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Illustration by Drew Shannon

I thought it was probably just one of those urban myths.

For years there were whispers in the neighbourhood about a small group of somewhat overly refreshed gentlemen who played an extreme form of bocce every Sunday afternoon come rain, shine or blowing snow. Typically, the game of bocce is played on manicured grass. Well, there may have been some grass involved in their games, but none of the lawn variety.

These bocce boys, it was rumoured, would play where no self-respecting bocce ball would ever go. They flung that target ball with joyous abandon down rocky back alleys, bouncing down hot or icy pavement and careening into banks of snow.

It sounded cool enough to me; but was it true?

Then a little while ago, I spotted them. They were emerging out of a back alley in Inglewood on Calgary’s east side and spilling onto 19th street, heading for the old softball field. I remember thinking: there goes a unique clan phenomenon that I would enjoy. But it looked pretty exclusive, and I didn’t see any recruitment posters.

I know some influential women in the community, however, and chatting up a few I realized they might just provide my leverage. Powerful women often have pretty compliant husbands, and it turns out these back-alley bocce boys were open to “suggestion.”

The women got me in.

I now have several games under my belt and what a year it has been for a rookie. It’s been hot, it’s been wet and it’s been bone-chilling cold.

Speaking of which, remember Boxing Day? It was -28 C in Calgary. Five of us spent a couple of hours throwing that old target ball in the alleys. We figure we may have set a world Urban Bocce record. Not that impressive, I suppose, if no one else in the world plays the game under these conditions; but we’re throwing down the challenge.

The boys figure it all began around 2008. That’s when the Great Dane, the Train Guy, the Aging Ski Bum and assorted other misfits rolled up some spliffs, cracked open some cold ones, and threw their first uninhibited bocce balls. Miles, their leader, had begun the free-form tradition the year before, setting a wild tone with forays into the brush, up and over pesky obstacles, and onto thin ice in Pearce Estate Park.

Casey, the Aging Ski Bum, figures the existential brilliance of the game is the wonderful liberty that comes from having no court, no rink, no lines, no baskets, no referees and precious few rules.

But let’s not call them rules, maybe suggestions that may be enforced, or not. You always go where the guy who scored the last point throws the target ball; and this can take you down some serious blind alleys. One point if you throw your ball closer to the target than the other guy, two if you are within a ball’s width and three if you are touching. No whining or suggesting where you might want to go next; you go where the little ball goes, even if it ends up under a parked KIA Soul where nobody will help you retrieve it (just sayin’). Trash talking is definitely encouraged, but mercifully it so far remains a non-contact sport.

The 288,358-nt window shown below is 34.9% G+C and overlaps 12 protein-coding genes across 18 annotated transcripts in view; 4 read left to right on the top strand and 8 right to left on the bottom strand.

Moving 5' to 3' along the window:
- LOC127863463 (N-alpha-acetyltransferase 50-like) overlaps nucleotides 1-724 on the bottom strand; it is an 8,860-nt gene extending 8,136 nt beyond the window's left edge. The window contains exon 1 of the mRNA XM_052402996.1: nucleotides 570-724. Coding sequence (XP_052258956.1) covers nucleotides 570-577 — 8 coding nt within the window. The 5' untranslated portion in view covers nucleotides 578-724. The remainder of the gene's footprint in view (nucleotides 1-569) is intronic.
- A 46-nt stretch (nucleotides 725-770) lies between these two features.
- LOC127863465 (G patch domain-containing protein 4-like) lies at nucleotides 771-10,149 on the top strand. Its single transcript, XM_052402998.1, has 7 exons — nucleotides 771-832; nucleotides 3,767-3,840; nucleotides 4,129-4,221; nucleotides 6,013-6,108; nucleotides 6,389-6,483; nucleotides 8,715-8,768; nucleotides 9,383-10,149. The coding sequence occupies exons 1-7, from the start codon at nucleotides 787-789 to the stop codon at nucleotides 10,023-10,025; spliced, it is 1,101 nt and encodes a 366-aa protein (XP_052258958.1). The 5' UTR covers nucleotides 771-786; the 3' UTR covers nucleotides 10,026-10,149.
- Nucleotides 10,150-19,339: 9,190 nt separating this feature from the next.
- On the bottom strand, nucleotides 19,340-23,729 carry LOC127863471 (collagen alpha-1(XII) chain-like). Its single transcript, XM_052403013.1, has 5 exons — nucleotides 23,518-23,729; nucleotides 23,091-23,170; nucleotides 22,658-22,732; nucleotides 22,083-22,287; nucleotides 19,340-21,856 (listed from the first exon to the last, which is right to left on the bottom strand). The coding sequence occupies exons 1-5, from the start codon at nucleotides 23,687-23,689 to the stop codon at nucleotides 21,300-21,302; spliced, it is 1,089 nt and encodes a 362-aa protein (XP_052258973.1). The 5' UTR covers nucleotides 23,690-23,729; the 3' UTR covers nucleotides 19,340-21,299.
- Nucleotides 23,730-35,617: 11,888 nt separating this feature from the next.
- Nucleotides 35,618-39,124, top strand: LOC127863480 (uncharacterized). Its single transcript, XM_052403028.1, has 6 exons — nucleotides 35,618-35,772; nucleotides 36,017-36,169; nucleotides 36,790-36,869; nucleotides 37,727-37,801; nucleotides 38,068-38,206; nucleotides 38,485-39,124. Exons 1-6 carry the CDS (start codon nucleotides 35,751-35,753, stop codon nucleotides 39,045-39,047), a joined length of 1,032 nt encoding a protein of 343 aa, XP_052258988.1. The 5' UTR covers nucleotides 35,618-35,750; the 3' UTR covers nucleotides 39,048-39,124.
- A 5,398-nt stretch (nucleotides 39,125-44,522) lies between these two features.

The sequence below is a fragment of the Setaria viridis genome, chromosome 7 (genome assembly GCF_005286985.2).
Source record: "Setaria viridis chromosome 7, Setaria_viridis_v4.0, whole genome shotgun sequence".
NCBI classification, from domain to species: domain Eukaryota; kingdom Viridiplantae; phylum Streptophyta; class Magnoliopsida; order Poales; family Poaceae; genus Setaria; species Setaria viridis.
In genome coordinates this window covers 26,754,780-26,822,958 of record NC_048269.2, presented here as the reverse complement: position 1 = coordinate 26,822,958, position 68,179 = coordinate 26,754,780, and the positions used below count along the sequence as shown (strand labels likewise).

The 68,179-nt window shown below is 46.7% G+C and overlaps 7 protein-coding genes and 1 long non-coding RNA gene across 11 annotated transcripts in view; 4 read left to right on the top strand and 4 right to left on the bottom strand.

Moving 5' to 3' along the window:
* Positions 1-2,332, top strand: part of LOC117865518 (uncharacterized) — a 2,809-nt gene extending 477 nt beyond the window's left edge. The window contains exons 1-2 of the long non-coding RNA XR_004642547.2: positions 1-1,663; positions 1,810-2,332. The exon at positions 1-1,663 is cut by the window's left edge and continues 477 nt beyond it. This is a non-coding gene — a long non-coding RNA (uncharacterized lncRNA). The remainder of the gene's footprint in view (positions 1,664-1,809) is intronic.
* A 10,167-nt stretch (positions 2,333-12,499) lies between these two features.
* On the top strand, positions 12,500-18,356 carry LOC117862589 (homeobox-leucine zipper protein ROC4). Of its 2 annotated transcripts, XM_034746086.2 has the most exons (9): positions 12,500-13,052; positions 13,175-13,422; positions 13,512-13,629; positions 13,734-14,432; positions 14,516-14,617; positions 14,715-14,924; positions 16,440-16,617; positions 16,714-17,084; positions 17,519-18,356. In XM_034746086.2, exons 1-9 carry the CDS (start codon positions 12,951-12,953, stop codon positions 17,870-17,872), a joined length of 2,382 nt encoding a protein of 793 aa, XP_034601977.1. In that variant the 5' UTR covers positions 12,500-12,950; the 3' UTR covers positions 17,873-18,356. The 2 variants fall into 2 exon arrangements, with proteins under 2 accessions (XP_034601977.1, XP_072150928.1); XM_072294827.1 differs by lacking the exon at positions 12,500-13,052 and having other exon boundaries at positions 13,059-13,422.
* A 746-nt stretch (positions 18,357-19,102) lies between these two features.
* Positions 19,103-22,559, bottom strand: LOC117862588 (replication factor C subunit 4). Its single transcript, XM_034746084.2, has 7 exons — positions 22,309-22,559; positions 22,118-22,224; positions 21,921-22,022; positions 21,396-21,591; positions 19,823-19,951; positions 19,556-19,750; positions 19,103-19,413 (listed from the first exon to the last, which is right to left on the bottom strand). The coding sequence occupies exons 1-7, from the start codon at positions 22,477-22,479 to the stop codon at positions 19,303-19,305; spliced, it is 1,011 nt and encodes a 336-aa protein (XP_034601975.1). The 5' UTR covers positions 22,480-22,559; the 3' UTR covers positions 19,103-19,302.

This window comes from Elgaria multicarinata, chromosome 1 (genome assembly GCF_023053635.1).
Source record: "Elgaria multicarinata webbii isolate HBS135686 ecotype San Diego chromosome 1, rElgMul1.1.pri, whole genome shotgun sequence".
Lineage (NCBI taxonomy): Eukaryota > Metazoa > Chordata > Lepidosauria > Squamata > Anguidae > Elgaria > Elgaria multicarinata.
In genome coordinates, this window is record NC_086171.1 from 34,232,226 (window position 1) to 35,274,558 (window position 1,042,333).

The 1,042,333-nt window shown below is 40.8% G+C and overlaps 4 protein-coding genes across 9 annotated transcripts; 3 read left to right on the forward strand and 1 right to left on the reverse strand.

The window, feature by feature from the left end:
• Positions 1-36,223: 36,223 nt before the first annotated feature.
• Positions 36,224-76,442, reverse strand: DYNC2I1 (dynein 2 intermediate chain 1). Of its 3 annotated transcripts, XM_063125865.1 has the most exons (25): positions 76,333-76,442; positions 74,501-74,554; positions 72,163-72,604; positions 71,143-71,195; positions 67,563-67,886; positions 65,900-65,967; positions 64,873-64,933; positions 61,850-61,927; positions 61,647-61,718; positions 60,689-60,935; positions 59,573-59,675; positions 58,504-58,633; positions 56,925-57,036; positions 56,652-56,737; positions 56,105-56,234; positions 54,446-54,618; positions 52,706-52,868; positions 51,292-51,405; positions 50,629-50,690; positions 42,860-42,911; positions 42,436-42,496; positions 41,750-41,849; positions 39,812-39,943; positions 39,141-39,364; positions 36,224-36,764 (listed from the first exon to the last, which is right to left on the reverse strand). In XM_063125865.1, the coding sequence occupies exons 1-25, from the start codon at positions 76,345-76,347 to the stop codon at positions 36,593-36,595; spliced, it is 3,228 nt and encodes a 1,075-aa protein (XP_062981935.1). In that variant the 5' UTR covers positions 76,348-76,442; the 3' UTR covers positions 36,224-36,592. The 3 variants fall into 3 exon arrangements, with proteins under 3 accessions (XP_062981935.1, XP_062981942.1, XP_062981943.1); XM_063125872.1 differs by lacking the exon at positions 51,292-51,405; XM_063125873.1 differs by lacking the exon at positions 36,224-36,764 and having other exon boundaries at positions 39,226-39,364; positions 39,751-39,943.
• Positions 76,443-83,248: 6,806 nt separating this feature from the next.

Really, it’s a “half sport” according to the Great Dane, Lars, who explained to me that by definition you can play the game with one hand while still holding a beer in the other. And like street hockey, you need lookouts … “Car!” Measurements as to who is closest to the target ball are handled with boot lengths and finger widths.

And the balls! You have never seen a set of once pristine, multicoloured bocce balls so pitted, so crudely decorated and so loved. None have broken in half, but three have been lost over the years to storm drains and such. These battered balls are poetry in the round.

The Train Guy, Davy, has the key ingredient for a successful bocce cult, a place to stash the balls and a sanctuary to thaw out and quaff a brew or two. Bocce boy Trevor, somewhat of a culinary genius, provides his delicious homemade soups and chili, as needed. The garage of which we speak is lifted directly from the pages of Man Cave International, if such a magazine exists. In fact, his garage would make a seductive centrefold in that publication. Play starts from the garage and leads to many social encounters, “Hi, how-are-yous?” and free beers around the neighbourhood.

For some reason, the neighbours seem to love these guys. Rosa, the elderly Italian woman down the block says: “These boys make me happy and fill me with memories from my younger days when my husband and his friends played bocce in the alleys.”

Drivers will slow down to ask who’s winning. The standard response is “we all are.” A while back, a car stopped while the game was occupying an intersection, and the driver said, “Excuse me, gentlemen.” That polite fellow, who was not really the one who needed excusing, was none other than former prime minister Joe Clark. The guys swear that Joe looked like he wanted to get in on the game.

Another witness, who drove by while the boys played through a typical Calgary blizzard, shouted: “That’s the most Canadian thing I have ever seen!”

In a time when Canadians are questioning the perennial need to escape winter, among other things, the bocce boys are saying: “Hey, whose turn is it, anyway?

Bob Chartier lives in Calgary.